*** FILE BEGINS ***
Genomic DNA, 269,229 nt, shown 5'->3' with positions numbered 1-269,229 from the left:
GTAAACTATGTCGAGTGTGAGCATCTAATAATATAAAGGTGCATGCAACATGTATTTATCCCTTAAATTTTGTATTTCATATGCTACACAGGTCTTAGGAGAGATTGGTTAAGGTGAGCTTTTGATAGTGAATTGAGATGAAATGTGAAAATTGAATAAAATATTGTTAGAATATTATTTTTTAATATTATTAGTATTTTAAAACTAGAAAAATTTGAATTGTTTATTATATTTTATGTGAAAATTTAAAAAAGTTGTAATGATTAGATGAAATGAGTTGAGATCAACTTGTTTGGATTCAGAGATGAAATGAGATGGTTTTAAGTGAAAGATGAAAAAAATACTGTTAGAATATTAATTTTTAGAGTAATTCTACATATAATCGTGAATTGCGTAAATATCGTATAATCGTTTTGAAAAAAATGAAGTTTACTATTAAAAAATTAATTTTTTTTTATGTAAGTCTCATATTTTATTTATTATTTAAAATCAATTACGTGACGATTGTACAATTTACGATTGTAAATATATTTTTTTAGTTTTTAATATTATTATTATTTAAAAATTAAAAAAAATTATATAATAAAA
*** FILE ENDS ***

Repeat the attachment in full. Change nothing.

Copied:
Genomic DNA, 269,229 nt, shown 5'->3' with positions numbered 1-269,229 from the left:
GTAAACTATGTCGAGTGTGAGCATCTAATAATATAAAGGTGCATGCAACATGTATTTATCCCTTAAATTTTGTATTTCATATGCTACACAGGTCTTAGGAGAGATTGGTTAAGGTGAGCTTTTGATAGTGAATTGAGATGAAATGTGAAAATTGAATAAAATATTGTTAGAATATTATTTTTTAATATTATTAGTATTTTAAAACTAGAAAAATTTGAATTGTTTATTATATTTTATGTGAAAATTTAAAAAAGTTGTAATGATTAGATGAAATGAGTTGAGATCAACTTGTTTGGATTCAGAGATGAAATGAGATGGTTTTAAGTGAAAGATGAAAAAAATACTGTTAGAATATTAATTTTTAGAGTAATTCTACATATAATCGTGAATTGCGTAAATATCGTATAATCGTTTTGAAAAAAATGAAGTTTACTATTAAAAAATTAATTTTTTTTTATGTAAGTCTCATATTTTATTTATTATTTAAAATCAATTACGTGACGATTGTACAATTTACGATTGTAAATATATTTTTTTAGTTTTTAATATTATTATTATTTAAAAATTAAAAAAAATTATATAATAAAA